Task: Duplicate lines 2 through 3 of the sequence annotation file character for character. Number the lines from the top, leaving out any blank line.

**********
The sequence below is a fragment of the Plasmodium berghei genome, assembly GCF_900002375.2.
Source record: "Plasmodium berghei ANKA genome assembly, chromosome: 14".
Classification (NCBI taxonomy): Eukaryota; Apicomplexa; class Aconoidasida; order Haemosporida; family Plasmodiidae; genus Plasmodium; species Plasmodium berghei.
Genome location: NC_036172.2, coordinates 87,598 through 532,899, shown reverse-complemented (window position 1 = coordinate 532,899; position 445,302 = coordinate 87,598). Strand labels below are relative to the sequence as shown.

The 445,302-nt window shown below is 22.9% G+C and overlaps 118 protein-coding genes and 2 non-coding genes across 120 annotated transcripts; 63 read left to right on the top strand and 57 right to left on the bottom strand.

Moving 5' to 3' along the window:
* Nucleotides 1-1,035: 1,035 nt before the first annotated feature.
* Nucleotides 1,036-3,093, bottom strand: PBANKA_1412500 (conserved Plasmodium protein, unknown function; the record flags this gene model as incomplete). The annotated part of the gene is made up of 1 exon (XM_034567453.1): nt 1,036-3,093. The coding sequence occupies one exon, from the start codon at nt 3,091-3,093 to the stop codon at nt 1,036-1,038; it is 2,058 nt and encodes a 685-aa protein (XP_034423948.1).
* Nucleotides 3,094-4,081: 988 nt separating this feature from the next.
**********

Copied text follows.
Source record: "Plasmodium berghei ANKA genome assembly, chromosome: 14".
Classification (NCBI taxonomy): Eukaryota; Apicomplexa; class Aconoidasida; order Haemosporida; family Plasmodiidae; genus Plasmodium; species Plasmodium berghei.